Illinois Court: Insurers Cannot Exclude UIM Coverage for Bicyclists and Pedestrians

Auto insurance carriers must pay uninsured motorist benefits to insureds who are injured by motor vehicles while walking or bicycling, even if their policies explicitly provide coverage only to occupants of insured automobiles, an Illinois Appellate Court panel ruled.

The panel said in an opinion released Friday that Illinois case law and public policy demand that Direct Auto Insurance Co. pay a claim filed by the father of Cristopher Guiracocha, who was 14 when he was injured in a hit-and-run accident while riding his bicycle on Sept. 24, 2020.

The appellate court said it didn’t matter that Direct Auto’s policy states that coverage is available only to insureds who are injured while they are occupants of an insured vehicle.

“The terms of an insurance policy that conflict with a statute are void and unenforceable,” the majority opinion says. “Similarly, insurance policy terms cannot circumvent the underlying purpose of a statute in force at the time the policy is issued.”

The ruling reverses the Cook County Circuit Court, which had issued summary judgment in favor of the insurer. Direct Auto said the issue is “one of first impression” for Illinois courts.

The Illinois Appellate Court’s 1st Division considered two appeals of lawsuits filed by Direct Auto policyholders. Carmen Galarza sued the carrier for denying her claim after she was allegedly injured by a hit-and-run driver in July 2018 while walking. The appellate panel ruled that it had no jurisdiction to consider Galarza’s appeal because the trial court had not yet issued a final ruling in the case.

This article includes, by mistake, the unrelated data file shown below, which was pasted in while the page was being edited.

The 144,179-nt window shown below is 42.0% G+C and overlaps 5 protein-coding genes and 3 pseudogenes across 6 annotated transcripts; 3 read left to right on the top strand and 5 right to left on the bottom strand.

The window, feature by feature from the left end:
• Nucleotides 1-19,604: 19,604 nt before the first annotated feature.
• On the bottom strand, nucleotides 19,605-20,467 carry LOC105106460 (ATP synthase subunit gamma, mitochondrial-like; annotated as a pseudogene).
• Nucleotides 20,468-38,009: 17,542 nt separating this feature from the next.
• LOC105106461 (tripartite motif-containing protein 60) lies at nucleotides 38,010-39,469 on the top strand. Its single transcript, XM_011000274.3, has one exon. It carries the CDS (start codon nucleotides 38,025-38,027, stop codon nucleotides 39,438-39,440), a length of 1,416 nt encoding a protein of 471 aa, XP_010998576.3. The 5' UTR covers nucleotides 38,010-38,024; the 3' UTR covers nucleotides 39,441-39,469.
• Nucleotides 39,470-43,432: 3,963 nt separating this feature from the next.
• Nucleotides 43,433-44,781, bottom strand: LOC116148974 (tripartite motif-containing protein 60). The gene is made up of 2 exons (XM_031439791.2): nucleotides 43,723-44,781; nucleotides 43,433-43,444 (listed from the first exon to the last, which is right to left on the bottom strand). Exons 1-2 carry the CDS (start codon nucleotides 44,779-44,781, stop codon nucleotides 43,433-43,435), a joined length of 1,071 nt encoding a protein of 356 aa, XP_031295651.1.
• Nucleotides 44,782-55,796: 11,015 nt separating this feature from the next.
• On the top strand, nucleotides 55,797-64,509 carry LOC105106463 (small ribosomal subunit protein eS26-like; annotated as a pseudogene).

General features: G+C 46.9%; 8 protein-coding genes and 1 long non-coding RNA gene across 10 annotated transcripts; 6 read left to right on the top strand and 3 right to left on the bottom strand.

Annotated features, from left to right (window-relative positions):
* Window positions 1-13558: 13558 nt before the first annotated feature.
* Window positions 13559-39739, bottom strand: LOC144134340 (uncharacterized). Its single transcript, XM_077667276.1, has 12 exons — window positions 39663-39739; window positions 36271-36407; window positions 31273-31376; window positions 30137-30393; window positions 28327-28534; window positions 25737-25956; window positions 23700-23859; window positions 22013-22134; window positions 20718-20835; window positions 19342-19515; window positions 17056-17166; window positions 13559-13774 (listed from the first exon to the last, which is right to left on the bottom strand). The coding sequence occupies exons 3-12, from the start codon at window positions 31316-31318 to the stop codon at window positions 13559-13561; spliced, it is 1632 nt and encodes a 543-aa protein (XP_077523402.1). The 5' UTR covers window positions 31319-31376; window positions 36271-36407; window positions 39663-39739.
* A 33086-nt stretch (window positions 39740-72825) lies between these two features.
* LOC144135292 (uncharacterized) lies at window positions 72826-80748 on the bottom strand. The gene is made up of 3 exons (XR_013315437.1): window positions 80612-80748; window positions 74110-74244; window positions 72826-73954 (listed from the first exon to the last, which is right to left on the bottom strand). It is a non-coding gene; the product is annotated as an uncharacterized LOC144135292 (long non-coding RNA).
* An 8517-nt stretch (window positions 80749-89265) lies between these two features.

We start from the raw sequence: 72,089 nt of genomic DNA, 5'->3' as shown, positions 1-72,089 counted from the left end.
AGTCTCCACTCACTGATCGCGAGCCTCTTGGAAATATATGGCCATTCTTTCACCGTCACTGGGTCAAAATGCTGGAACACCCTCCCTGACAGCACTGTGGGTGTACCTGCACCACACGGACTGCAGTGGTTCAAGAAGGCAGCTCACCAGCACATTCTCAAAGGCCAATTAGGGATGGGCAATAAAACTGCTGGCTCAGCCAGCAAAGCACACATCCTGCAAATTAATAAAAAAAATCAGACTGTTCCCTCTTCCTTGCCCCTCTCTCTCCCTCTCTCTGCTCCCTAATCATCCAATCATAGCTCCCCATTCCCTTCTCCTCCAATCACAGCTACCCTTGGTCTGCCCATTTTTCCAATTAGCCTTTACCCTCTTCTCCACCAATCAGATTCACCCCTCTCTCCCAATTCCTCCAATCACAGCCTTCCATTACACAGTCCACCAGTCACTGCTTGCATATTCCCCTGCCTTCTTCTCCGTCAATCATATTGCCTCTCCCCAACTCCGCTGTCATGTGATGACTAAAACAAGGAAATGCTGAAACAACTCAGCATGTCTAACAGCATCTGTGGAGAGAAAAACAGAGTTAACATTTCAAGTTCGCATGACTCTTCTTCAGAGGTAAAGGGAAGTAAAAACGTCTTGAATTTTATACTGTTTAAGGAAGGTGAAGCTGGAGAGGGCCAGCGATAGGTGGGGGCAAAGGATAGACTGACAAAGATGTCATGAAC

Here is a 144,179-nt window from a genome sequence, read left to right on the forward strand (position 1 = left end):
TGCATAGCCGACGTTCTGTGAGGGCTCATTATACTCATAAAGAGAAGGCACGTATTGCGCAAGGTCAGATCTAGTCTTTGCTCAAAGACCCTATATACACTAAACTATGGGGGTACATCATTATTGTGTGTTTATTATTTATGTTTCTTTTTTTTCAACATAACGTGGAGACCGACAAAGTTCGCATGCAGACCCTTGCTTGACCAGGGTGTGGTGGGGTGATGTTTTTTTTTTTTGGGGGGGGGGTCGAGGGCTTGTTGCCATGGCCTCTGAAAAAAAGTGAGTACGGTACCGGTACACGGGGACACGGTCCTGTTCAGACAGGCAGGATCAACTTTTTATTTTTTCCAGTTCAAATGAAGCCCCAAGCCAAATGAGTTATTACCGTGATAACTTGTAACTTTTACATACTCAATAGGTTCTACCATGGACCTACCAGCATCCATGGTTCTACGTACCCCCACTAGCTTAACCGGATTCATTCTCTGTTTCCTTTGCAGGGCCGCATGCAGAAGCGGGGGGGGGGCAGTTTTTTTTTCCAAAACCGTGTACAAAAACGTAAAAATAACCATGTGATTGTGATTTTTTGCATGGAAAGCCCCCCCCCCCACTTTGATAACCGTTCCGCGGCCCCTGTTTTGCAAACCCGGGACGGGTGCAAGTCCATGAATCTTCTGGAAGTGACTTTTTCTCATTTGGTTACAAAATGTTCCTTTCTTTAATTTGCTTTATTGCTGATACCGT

Guiracocha’s appeal, on the other hand, was fair game.

Fredy Guiracocha, who is Cristopher’s father, filed a lawsuit after Direct Auto denied a claim he filed on behalf of his son after the 2020 accident. He had purchased a policy from the carrier to insure his 2006 Mercury Mountaineer with a $25,000 per person and $50,000 per accident policy limit, the minimum coverage allowed by Illinois law.

Guiracocha’s and Galarza’s insurance policies had the same language, providing coverage only for accidents in which the insured is an occupant of the insured vehicle.

Direct Auto argued that Section 143a of the Illinois Insurance Code does not require uninsured motorist coverage for pedestrians or other individuals not occupying a vehicle. The carrier said hit-and-run cases are “notorious for fraud.”

Cook County Circuit Court Judge Sophia H. Hall agreed with the insurer’s reasoning and ruled in January that Direct Auto did not owe coverage under the language of the policy.

Galarza’s attorney, Matthew C. Friedman with the Ankin Law Office in Chicago, said in an email that Direct Auto argued that a ruling in his client’s favor would force the insurer to cover a loss that it did not account for in its underwriting process.

“Of course, State Farm and every other decent insurance company covers uninsured motorist claims made by their insureds under similar circumstances,” he said. “Direct Auto is a substandard carrier who is always looking for a way to avoid coverage.”

The appellate panel said in its opinion that insurance policy terms cannot circumvent the underlying purpose of a statute in force at the time a policy is issued. Illinois state law requires motorists to buy liability coverage as a means of protecting the public by securing payment for any damages caused by motor vehicles.

The opinion says Section 143a prohibits insurers from directly or indirectly denying coverage to persons insured by a liability policy. Direct Auto’s policy language, which effectively denies any claim filed by a pedestrian injured by a motor vehicle, directly conflicts with that statute, the court said.

“In the context of liability coverage, this restriction makes sense; Direct Auto is providing automobile liability insurance, not pedestrian liability insurance,” the opinion says. “In the UM context, however, the purpose of such coverage is thwarted if the coverage is effectively ‘whittled away’ by unduly restrictive language.”

The panel reversed the trial court’s decision and remanded the case.

This article was first published in Insurance Journal.

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